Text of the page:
By TODD STACY, Alabama Daily News
POINT CLEAR, Ala. – To hear former Senate President Pro Tem Del Marsh and House Speaker Mac McCutcheon tell it, their tenure has included landmark reforms to set the state’s financial house in order, but much work remains to improve education and make sense of the ethics code.
“The accountability we have put into our education budgeting process through the Rolling Reserve Act has benefited this state greatly,” McCutcheon said. “I think it has yet to be seen just how meaningful that one reform is going to be. Lots of younger members weren’t here in the lean times when we passed that, but they are going to be glad we did when lean times return.
“We haven’t had proration since and I believe we won’t in the future.”
The two retiring leaders made something of a swan song joint appearance dubbed “The Last Word” at the Business Council of Alabama’s governmental affairs conference in Point Clear. The annual event brings together the state’s top political leaders for a three-day agenda of policy meetings, panel discussions and networking events.
Marsh and McCutcheon took candid questions from Horace Horn of PowerSouth Energy Cooperative. Marsh is stepping away after almost 25 years in the Legislature, including 10 as the Senate’s top leader, and McCutcheon is calling it a career after 16 years in the House, including the last six as Speaker.
“I’m certainly proud of Rolling Reserve, I’m certainly proud of Rebuild Alabama and I’m proud of the (Alabama) Accountability Act,” Marsh said. “But if I’m being honest, I have to face the fact that I’m leaving office as Alabama is ranked last in math and next to last in reading. That means I failed. And I want to challenge all of you who are remaining that we have to fix this problem of education in this state.”
Marsh has been a fierce advocate for education reform during his time in the Senate, sometimes successfully and sometimes not. His tough words earned hearty applause from the audience full of the state’s business and political leaders. And his call to action on education was the talk of the conference afterward.
McCutcheon and Marsh both named the 2019 passage of the Rebuild Alabama infrastructure and gas tax package among the Legislature’s best accomplishments in recent times. McCutcheon specifically pointed out how Gov. Kay Ivey and BCA were instrumental in getting that legislation across the finish line.
“I had been dealing with the infrastructure issue for several years, really since the very beginning. Being from north Alabama where so much growth is happening, I knew we needed to address the gas tax but, of course, that is a very tough issue… What it took was Gov. Ivey and the BCA, Katie Britt was the leader then, really leading the charge and making the case for infrastructure. That’s how it happened.”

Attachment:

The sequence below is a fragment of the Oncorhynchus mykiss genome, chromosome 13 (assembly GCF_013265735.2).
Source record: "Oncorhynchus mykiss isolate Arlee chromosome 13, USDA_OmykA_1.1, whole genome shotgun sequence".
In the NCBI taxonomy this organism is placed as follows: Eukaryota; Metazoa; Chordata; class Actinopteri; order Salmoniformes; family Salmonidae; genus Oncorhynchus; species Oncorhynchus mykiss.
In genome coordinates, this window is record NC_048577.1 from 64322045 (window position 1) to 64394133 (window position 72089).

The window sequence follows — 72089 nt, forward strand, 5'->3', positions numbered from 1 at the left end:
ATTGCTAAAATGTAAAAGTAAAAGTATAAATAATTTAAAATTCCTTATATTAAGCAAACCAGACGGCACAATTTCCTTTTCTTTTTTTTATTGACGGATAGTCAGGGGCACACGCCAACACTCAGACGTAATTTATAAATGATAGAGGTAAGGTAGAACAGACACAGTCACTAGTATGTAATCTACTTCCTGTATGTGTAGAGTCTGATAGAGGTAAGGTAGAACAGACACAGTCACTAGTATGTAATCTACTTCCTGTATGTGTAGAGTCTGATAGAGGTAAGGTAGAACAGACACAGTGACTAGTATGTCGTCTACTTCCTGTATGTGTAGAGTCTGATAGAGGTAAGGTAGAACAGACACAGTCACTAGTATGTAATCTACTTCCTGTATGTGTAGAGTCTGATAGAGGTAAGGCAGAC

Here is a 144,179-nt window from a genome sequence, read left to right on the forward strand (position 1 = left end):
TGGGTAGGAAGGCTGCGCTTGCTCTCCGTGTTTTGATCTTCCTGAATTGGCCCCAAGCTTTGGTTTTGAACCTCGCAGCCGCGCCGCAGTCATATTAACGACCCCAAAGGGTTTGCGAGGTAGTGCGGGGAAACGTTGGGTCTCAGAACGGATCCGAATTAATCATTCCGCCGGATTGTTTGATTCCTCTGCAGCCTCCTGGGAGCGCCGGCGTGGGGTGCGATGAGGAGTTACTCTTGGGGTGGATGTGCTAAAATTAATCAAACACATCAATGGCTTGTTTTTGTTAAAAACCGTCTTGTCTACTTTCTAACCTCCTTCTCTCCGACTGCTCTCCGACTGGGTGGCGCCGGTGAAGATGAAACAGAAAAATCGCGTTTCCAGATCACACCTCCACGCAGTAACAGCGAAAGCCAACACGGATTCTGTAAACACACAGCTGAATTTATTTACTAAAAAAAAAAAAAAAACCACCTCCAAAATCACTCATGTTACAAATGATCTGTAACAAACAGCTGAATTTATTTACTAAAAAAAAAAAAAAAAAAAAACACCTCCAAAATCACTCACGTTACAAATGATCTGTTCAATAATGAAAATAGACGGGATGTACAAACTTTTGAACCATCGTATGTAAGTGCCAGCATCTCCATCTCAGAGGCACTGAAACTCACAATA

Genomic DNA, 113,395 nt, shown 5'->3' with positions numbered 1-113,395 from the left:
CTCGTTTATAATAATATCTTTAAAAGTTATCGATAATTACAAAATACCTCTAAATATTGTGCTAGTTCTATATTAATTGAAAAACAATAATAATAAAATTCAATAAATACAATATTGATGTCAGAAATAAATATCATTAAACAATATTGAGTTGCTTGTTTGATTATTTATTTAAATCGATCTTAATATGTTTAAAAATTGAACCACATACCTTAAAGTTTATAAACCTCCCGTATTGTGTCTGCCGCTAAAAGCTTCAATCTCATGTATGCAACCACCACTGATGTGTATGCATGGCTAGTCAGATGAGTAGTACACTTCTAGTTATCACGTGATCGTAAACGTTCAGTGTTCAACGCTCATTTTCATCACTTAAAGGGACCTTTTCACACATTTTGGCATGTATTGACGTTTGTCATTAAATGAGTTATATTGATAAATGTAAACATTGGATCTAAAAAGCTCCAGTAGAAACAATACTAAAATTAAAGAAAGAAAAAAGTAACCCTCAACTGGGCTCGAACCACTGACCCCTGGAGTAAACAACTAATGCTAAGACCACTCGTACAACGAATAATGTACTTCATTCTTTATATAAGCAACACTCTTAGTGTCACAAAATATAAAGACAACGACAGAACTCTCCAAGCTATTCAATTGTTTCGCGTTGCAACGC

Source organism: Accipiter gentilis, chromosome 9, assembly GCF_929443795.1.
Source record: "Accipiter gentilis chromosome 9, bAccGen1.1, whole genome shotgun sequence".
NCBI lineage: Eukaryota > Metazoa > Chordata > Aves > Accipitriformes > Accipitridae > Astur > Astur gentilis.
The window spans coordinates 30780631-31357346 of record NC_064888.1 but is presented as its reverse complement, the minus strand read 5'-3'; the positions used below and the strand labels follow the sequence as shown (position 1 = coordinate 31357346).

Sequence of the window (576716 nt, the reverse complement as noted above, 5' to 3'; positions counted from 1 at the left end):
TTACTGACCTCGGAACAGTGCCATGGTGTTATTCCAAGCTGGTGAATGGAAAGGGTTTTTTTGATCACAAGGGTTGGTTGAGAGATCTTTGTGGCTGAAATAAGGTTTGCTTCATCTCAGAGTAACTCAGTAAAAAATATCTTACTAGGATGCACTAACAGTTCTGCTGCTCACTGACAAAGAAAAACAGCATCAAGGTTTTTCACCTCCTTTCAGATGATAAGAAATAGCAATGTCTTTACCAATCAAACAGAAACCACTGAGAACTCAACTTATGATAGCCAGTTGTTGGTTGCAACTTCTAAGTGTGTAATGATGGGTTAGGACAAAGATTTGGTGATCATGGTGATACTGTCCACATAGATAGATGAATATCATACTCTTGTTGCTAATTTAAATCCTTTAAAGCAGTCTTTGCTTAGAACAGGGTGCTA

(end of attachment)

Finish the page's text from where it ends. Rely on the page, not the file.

Marsh recollected that the debate over the gas tax included a lot of hand wringing from lawmakers who were very nervous about voting for a tax increase with conservative constituents.
“We had just been through an election cycle and it was tough,” Marsh said. “There were people who were wringing their hands worried about this vote. Some of them we still never got a ‘yes’ vote from. But we got it done. Now fast forward to this election cycle where gasoline was pushing $5 a gallon. And I will stand here and tell you that that vote did not cost a single legislator their position.
“If you just do the right thing and see that through and explain it to your constituents, you’ll be fine,” Marsh said. “And there will be another issue in the future when they will wring their hands about that vote, but if you do the right thing it will not take you out.”
Asked what action they would like to take back, both Marsh and McCutcheon mentioned rushing to pass ethics reform so soon after Republicans won majorities in the House and Senate in 2010. While most agree the reforms were well intended, they have been the source of frustration for many public officials who find the rules convoluted and contradictory.
“If there’s one thing I look back on and had the chance to do it over again, it would be ethics reform,” Marsh said. “Listen, I’m all for ethics, but that has caused unintended consequences for a lot of people and it made it hard for people to build relationships with members of the Legislature.
“We’ve had discussions about how to fix it, but it’s hard because as soon as you’ve taken a vote to change the ethics code, you’re accused of weakening ethics. But we need to take a look at it.”
McCutcheon concurred saying the process should have been more deliberate.
“I’ve looked back on that on so many different fronts,” he said. “I think it needed to be addressed, but the timespan in which we worked on so many major things, I don’t think we gave it enough thought. And there were a lot of problems in there that we could have caught. So yes, I would like to go back to ethics and I wish we had that one to play over again.”